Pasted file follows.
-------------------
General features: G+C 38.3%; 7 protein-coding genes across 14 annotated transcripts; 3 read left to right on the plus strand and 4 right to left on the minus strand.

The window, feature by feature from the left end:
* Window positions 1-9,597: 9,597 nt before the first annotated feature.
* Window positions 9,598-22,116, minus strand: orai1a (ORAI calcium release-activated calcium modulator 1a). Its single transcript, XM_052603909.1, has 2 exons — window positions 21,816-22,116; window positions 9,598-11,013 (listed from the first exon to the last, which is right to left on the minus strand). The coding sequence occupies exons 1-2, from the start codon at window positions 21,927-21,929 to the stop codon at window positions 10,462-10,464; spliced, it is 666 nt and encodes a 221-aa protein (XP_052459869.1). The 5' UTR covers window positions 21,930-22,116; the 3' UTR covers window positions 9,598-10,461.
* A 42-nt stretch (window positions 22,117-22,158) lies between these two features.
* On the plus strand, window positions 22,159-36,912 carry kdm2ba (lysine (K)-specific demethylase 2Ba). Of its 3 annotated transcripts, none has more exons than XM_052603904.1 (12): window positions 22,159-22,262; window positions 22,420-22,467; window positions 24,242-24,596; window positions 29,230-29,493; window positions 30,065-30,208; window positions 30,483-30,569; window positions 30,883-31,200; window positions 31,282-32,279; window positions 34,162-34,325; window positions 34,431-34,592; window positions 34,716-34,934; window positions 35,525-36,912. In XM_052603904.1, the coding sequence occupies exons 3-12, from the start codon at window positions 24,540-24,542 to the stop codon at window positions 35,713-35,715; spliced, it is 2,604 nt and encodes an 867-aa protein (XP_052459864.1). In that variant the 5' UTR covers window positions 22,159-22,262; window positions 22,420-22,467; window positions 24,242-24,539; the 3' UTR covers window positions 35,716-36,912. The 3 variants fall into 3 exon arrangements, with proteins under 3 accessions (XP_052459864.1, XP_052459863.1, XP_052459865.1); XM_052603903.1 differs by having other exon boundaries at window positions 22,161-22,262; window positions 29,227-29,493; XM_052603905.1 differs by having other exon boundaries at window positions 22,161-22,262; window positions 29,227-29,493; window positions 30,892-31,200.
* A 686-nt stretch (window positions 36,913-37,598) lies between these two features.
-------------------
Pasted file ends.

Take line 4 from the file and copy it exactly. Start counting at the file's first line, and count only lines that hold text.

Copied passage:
* Window positions 9,598-22,116, minus strand: orai1a (ORAI calcium release-activated calcium modulator 1a). Its single transcript, XM_052603909.1, has 2 exons — window positions 21,816-22,116; window positions 9,598-11,013 (listed from the first exon to the last, which is right to left on the minus strand). The coding sequence occupies exons 1-2, from the start codon at window positions 21,927-21,929 to the stop codon at window positions 10,462-10,464; spliced, it is 666 nt and encodes a 221-aa protein (XP_052459869.1). The 5' UTR covers window positions 21,930-22,116; the 3' UTR covers window positions 9,598-10,461.